Los Angeles – Despite spending years as the bassist of Woods and the co-leader of “super group” The Babies, singer-songwriter Kevin Morby still seems to be flying under the radar. His debut album, Harlem River, was a collection of songs he had written over the course of his early 20s and was released in 2013. Just a year later, the world was blessed with another batch of Morby tracks on the acclaimed follow-up Still Life. His performance at the freshly opened Teragram Ballroom perfectly showcased his blend of noisy rock and sublime folk.
It is not just Morby’s sound that is evocative of Bob Dylan and the early days of folk. In fact, his visual aesthetic might even be more influenced by the folk legend than his fairly diverse musicality; looking like an extra from the set of I’m Not There, he was dressed in a Western-styled, fitted collared shirt and straight-leg black jeans. But it was the bolo tie and scraggly long hair that really harkened his look back to Greenwich Village circa 1961. Jerking around on stage, Morby would occasional fling his sweaty mop-head from side to side, flinging sweat across the audience.
Morby was joined on stage by Justin Sullivan (who has also spent time in The Babies) on drums and multi-instrumentalist Megan Duffy. As the newest addition to Morby’s band, Duffy was quite the revelation, deftly switching from slide guitar leads to rhythmic finger-picking figures, and even holding down bass guitar duties on some of the band’s more rollicking numbers. Despite being few in numbers, the band created a full, lush sound that did the recorded songs a great service.
Morby’s performance was by no means a note-by-note replication of folk’s halcyon days. By blending elements of noise rock and pop, the set showcased some surprising musical diversity. This was particularly evident in the title track from his debut, “Harlem River”. While the song began with a whisper, it slowly but steadily grew into a monstrous racket that filled every inch of the Teragram’s enormous tiled ballroom.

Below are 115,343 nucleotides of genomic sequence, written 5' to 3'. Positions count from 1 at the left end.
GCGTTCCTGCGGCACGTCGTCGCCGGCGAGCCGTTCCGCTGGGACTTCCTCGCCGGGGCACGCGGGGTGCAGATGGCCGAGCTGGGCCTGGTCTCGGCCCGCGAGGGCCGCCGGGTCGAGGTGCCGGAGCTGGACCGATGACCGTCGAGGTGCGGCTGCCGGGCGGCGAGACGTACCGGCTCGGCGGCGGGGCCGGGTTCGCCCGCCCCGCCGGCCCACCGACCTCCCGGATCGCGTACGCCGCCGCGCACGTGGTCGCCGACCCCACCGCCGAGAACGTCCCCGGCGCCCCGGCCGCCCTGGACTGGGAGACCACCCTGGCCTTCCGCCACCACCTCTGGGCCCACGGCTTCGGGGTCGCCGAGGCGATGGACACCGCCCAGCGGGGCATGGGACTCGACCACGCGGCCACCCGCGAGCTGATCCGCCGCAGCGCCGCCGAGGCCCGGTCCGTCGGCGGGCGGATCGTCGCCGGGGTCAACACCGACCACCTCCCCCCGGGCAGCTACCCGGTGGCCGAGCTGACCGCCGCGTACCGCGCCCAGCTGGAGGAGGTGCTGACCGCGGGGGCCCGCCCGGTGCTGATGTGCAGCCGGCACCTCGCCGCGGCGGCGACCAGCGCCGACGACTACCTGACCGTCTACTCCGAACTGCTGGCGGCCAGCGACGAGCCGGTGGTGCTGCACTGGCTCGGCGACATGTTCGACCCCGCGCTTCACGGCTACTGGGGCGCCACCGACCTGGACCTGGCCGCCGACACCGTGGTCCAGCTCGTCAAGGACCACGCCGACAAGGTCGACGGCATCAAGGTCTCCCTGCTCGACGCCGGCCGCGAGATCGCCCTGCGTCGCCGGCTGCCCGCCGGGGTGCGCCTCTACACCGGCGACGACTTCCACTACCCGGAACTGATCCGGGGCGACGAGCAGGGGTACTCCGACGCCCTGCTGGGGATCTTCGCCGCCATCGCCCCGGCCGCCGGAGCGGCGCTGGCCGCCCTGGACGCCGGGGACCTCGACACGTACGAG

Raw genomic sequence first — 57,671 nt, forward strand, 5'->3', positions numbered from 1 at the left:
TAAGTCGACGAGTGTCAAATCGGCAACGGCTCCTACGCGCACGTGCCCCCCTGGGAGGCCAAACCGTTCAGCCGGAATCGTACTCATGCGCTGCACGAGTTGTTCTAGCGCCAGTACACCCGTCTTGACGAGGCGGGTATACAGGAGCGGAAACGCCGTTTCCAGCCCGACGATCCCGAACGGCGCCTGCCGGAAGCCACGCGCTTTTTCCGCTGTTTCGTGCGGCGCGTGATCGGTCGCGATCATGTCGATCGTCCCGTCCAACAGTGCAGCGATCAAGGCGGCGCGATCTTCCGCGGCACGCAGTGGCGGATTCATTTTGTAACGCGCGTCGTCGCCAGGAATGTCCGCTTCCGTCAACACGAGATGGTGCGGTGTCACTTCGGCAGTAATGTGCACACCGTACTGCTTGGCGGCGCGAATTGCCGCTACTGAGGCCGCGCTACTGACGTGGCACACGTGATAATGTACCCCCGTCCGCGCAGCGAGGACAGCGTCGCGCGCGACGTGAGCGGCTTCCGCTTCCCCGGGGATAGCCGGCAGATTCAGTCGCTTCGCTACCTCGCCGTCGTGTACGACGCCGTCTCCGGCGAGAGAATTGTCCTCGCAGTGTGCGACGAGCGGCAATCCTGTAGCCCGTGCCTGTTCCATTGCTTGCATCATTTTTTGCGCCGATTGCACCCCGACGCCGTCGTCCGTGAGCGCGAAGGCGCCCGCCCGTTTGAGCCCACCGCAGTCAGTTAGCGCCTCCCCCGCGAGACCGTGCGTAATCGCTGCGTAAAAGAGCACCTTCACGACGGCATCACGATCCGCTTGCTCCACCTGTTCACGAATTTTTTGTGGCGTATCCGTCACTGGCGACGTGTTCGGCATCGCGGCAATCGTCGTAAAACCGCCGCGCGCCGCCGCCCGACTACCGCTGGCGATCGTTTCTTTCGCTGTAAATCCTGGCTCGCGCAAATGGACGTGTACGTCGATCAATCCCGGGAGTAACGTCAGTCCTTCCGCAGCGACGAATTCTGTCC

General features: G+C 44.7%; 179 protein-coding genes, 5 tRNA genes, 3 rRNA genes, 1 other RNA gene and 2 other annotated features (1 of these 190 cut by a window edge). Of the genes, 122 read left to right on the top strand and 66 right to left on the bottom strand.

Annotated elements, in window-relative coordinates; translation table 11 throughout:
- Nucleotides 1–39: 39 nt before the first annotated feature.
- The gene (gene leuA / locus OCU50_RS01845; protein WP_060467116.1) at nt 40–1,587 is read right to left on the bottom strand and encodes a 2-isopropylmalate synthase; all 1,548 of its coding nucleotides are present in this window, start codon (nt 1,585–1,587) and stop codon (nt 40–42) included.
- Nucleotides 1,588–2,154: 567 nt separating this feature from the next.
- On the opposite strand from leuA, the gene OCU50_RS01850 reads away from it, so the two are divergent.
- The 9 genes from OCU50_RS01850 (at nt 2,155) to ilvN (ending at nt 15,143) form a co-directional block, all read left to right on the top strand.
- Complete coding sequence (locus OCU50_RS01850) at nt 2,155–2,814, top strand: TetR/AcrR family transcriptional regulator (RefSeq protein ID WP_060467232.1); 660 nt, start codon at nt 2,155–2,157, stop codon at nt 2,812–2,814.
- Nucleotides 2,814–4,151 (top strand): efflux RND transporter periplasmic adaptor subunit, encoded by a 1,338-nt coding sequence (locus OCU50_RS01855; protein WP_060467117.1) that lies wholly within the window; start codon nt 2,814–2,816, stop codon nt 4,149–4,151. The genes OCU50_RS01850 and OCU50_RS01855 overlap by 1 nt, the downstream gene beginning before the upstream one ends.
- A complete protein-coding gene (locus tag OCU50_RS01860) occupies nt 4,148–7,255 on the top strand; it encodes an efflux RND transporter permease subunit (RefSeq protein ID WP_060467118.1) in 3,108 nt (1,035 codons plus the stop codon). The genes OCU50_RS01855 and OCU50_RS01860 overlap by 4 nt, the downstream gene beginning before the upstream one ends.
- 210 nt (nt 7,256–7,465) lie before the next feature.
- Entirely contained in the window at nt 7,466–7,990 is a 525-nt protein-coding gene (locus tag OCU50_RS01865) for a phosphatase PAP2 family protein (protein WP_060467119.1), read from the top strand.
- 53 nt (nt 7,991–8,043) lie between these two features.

The band followed up the grandiosity of “Harlem River” with the sparsely arranged ballad “All of My Life”. The tender love song sounds a bit like a refreshing homage to Roy Orbison’s “Anything You Want”, with a similar melody that drifts enough to differentiate it from its influences.
Other songs played during Morby’s set included the haunting set-opener “The Dead They Don’t Come Back”, the Kurt Vile-like “Sucker in the Void”, the appropriately titled up-tempo rocker “Motors Running,” the locomotive-driven murder ballad “Reign,” and the shuffling, acoustic-based epic “Amen”. Morby and his band did a nice job of mixing up the set list with songs from both of his solo releases, selecting his most powerful and impressionistic tracks.
This week’s Los Angeles appearance marks the tail end of Kevin Morby’s tour. However, there are still a few more opportunities this summer to catch his impressive live show. Kevin Morby will be heading to the East Coast for appearances in Brooklyn,NY (8/8) and New Windsor, NY (8/9). Finally, he heads back to Los Angeles for an early appearance at FYF Fest Day 1 (8/22).